Psaki admits effect of enhanced unemployment benefits on work is 'a difficult thing to analyze'

White House press secretary said governors have 'every right' to end enhanced benefits early

Press secretary Jen Psaki said Friday it’s "difficult thing to analyze" whether enhanced unemployment benefits are discouraging recipients from finding work as the Department of Labor released a second straight disappointing monthly jobs report 

She also said governors have "every right" to end benefits early but that those changes haven’t taken effect yet so there’s no way to know how they will impact job growth. 

Psaki’s remarks in Friday’s daily briefing marked a slight change in tone from months past, when the White House said research did not show that adding $300 per week to unemployment would encourage people to stay home.  Nevertheless, she continued to state that the effect was not a "concern" at the White House

"Well if we had that concern we would be ending that the enhanced benefits," she said Friday. "We're not, I mean we, there's still 7 million people who are out of work, right, and we're talking about $300 benefits for three more months," the press secretary said. 

The May jobs report released Friday showed the U.S. economy added 559,000 jobs last month, more than 100,000 fewer than expected but better than April’s 266,000 jobs, as the unemployment rate fell to 5.8%, a fresh pandemic low.  


"We don't see much evidence that the extra unemployment insurance is a major driver in people not rejoining the workforce," Psaki said. "There are other factors—bigger factors—that have been contributing to the numbers we saw on Friday."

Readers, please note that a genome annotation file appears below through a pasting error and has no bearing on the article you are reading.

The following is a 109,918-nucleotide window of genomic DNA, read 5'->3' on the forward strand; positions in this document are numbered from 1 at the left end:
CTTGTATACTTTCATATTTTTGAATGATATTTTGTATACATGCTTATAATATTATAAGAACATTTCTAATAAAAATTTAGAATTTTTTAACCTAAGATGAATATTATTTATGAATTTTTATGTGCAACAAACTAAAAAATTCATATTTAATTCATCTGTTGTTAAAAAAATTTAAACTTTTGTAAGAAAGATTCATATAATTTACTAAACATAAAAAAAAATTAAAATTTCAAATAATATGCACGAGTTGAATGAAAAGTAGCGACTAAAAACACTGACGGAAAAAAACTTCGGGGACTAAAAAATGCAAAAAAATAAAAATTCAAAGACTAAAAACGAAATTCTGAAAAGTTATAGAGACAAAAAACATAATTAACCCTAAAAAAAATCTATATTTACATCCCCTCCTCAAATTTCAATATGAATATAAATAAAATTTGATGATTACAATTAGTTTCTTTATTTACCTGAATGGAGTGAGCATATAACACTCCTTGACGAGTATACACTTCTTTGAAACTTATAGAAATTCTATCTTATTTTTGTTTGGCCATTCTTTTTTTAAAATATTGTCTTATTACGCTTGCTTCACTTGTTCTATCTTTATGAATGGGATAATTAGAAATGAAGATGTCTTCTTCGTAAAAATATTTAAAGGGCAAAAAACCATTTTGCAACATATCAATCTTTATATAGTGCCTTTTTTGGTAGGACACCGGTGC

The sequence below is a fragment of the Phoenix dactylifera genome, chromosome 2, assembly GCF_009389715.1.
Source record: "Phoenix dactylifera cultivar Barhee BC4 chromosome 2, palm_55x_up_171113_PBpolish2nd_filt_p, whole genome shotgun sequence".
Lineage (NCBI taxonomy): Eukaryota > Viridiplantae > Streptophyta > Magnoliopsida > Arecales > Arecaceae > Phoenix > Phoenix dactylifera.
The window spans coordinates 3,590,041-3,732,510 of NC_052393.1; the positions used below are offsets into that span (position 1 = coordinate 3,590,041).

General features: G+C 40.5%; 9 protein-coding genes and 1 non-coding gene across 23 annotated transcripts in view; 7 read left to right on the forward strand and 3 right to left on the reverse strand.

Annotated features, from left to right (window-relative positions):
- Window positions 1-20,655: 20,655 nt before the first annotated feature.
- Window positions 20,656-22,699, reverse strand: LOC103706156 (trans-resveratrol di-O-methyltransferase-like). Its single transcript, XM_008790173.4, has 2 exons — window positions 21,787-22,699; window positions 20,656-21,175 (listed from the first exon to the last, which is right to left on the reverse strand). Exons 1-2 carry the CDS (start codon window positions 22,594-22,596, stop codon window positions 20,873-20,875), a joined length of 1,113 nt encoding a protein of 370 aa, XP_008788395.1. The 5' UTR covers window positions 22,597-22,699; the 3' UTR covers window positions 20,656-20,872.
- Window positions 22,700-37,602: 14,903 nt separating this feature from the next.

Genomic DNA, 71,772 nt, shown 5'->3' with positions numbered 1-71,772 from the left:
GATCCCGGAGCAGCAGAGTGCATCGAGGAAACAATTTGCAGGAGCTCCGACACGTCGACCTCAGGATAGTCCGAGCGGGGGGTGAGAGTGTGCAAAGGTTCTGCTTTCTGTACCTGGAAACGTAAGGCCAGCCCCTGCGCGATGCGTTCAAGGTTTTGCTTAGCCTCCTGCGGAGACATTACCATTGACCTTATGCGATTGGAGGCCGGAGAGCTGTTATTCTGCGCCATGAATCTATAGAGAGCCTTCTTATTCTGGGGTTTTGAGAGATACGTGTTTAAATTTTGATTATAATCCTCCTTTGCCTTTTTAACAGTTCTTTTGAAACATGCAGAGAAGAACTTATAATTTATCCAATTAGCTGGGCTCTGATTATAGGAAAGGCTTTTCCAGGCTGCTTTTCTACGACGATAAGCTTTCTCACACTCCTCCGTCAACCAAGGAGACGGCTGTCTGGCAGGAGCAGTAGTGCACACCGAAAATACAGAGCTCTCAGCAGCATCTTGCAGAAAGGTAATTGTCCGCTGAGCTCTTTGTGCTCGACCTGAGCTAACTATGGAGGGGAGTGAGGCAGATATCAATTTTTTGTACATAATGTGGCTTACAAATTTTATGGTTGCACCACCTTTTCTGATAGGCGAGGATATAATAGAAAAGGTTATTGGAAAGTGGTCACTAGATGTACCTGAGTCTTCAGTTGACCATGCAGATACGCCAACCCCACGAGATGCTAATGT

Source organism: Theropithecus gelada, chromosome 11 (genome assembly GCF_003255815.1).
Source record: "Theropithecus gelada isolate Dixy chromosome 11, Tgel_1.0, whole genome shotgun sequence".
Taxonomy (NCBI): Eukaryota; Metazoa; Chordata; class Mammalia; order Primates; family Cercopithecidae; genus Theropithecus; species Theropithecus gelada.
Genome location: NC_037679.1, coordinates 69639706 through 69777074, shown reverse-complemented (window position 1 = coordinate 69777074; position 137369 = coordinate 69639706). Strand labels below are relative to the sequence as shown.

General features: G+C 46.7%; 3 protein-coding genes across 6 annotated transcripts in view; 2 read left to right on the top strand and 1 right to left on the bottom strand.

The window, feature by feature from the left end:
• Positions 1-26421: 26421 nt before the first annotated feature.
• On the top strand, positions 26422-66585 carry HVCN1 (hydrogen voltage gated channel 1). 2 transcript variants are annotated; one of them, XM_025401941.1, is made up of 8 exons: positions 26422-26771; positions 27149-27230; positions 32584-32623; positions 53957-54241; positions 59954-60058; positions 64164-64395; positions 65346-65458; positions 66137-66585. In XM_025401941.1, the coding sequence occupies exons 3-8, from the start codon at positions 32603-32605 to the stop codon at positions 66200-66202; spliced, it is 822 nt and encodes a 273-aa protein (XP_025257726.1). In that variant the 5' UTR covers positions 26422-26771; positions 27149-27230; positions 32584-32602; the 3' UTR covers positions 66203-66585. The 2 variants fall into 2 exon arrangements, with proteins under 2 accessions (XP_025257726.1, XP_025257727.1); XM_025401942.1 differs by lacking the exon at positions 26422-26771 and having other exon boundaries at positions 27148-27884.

Meanwhile, 25 GOP-led states decided in May and June to prematurely cut off the sweetened aid sometime over the summer. Other states’ residents will lose the added $300 on Sept. 6. 

"The governors who have made the decision, which they have every right to do, to pull back on these benefits are really talking about having them for six weeks or eight weeks less than we would already intend to have them," she continued. 


Psaki added that the unemployed "can" and "should" benefit from the enhanced benefits for the extra eight to ten weeks. 

"Some governors disagree, that's okay. At the end of the day in early September,, these benefits will no longer be a part of the plan."

Before Psaki, another Biden aide, economic advisor Brian Deese, repeatedly stressed during the briefing that the enhanced benefits were "temporary." 


"A temporary boost in unemployment benefits that we enacted helped people who lost their jobs through no fault of their own, and who still may be in the process of getting vaccinated," the president said in brief remarks from Delaware following the May jobs report. "But it's going to expire in 90 days — it makes sense it expires in 90 days."